Dust off Your Soapbox
While watching “The Cost of Cool: Finding Happiness in a Materialistic World” I could hardly help but imagine Sarah McLachlan soulfully moaning out “Angel.” The 2001 documentary was reminiscent of the ASPCA‘s heart-wrenching two minute videos of dirty kittens and limping puppies looking at the camera in pain.
Despite the inherent ‘cheese-factor,’ the little documentary was powerful and had a clear message that didn’t beat around the bush. As images of Canadian streams and forests flashed intermittently with information of their destruction and pictures of the dead wilderness. It showed pure, undeniable statistics illustrating just how materialistic and wasteful we, as a global civilization and as Americans, are. The statistics of destruction of natural resources and places had less an air of prevention as it did one of guilt, as if to say “See what you’ve done you consumerist pigs? We have no idea how we’re going to clean this up but you’d better feel obligated to help!” The effect was potent and true.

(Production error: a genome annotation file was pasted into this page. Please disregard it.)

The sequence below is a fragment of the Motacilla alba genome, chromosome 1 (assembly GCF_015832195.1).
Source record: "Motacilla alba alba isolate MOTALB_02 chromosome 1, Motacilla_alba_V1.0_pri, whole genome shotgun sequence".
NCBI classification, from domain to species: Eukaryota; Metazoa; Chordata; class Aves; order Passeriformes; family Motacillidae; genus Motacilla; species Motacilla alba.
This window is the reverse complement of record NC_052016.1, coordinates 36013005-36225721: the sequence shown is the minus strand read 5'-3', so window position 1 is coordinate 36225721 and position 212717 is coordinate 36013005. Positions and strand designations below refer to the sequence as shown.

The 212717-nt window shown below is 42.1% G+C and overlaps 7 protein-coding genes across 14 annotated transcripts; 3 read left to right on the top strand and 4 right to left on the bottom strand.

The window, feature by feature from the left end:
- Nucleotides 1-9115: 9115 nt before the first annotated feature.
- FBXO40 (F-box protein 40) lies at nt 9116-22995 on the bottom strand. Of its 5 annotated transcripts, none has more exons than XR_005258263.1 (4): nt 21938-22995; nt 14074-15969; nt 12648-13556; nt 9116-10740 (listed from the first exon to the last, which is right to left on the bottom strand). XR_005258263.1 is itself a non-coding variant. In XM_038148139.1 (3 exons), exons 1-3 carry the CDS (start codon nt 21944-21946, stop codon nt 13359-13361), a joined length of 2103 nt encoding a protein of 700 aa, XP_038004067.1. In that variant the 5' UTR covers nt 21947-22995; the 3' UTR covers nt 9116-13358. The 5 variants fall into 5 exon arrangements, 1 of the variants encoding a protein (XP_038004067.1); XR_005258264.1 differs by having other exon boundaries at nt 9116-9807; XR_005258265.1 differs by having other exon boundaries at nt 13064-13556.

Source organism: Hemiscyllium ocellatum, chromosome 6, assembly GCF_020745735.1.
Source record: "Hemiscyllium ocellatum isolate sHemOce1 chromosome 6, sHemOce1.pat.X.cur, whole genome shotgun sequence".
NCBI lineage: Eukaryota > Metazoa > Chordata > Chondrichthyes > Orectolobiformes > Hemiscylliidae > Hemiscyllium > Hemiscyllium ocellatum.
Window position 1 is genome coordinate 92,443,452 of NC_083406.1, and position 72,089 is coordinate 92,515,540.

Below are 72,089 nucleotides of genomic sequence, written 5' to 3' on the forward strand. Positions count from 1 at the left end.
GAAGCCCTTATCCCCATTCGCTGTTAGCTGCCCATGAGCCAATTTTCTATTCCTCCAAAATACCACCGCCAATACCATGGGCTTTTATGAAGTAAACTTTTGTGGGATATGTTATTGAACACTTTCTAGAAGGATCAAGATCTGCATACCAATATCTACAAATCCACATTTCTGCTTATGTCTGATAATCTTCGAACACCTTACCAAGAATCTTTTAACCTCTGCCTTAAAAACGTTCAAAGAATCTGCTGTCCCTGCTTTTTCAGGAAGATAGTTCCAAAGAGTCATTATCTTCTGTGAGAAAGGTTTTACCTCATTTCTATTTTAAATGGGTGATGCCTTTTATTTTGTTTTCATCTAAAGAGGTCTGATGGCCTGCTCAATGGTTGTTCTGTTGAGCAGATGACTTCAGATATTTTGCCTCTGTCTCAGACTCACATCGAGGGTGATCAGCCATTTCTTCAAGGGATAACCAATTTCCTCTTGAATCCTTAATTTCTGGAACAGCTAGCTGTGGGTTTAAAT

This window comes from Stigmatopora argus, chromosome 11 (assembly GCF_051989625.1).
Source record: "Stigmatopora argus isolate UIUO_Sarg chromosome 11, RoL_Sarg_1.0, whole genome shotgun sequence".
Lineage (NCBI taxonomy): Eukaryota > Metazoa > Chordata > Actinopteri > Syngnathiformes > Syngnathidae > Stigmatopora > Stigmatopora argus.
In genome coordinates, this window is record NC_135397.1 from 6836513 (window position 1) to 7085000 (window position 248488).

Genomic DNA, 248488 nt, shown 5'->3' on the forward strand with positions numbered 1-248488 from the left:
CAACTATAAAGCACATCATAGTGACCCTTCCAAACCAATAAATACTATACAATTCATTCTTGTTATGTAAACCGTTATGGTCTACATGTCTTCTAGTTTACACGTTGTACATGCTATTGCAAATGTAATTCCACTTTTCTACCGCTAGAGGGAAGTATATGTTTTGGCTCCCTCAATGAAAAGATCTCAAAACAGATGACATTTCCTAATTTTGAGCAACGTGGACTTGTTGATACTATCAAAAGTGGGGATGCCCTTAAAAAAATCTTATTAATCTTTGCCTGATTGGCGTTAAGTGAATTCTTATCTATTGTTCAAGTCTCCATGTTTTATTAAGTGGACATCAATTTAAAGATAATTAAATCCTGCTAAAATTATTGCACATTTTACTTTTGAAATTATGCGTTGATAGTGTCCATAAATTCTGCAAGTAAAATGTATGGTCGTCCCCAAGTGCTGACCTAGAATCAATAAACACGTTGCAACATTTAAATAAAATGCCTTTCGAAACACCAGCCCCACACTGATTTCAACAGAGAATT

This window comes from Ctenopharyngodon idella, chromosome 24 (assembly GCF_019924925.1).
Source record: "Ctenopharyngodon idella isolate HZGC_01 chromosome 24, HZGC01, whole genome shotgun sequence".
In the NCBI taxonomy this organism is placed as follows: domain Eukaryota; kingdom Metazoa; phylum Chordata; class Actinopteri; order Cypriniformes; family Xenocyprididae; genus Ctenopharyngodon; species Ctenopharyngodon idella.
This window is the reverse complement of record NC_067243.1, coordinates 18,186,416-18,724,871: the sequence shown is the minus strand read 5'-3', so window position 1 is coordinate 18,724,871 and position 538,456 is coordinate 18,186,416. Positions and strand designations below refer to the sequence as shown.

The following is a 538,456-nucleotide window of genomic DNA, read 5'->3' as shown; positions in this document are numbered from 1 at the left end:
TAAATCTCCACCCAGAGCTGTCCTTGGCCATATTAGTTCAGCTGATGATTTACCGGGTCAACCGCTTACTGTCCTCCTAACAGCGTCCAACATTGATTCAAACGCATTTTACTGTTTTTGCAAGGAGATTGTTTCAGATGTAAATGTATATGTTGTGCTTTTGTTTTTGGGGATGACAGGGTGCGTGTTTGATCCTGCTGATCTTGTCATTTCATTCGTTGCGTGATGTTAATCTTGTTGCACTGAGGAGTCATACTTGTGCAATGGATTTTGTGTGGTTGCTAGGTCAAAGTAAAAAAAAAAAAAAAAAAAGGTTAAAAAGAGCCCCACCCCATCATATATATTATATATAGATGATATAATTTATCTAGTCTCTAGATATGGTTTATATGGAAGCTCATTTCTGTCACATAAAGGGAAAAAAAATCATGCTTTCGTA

True as it was, there weren’t a lot of ideas for “fixing it” in the video, it was merely to get us to stop. The call was not to drop everything and help, but to simply stop making everything worse. Although these real-life Loraxes were speaking for the trees, they were also speaking for the people. They brought out the usual arguments for a better tomorrow, or even at least a tomorrow as good as today, but what was more interesting was when they talked of a better today. They took a nicer approach, not blaming the people but accepting our claim of temporary insanity, telling us that we had all been under the influence of marketing gone awry.
The documentary tells a different story, one seldom told
of good people getting carried away,
worsening the world, and gaining in gold,
refusing to turn it back good without pay.
The tale of big businesses, markets and minds ripe for buying,
These simple, rich people were easily swayed,
And didn’t know or care who was lying,
They bought what they wanted pros and cons un-weighed.
The greedy businessmen were happy to sell,
The consumers consumed,
The products were harmful and they knew all too well,
But the industry boomed.
The problems are real and the story is troubling,
from long, long ago we saw it over-bubbling.
But what does one do, when faced with a choice,
does he stand for what’s right and fight with his voice?
Should he defy society and shout condemnation
to the culture that controls the world and his nation?
The obvious answer is yes, we all should, and some part of us wants us to fight. To fight to save ourselves and our planet, but it doesn’t mean that anyone will.
“Unless someone like you cares a whole awful lot, nothing is going to get better. It’s not.“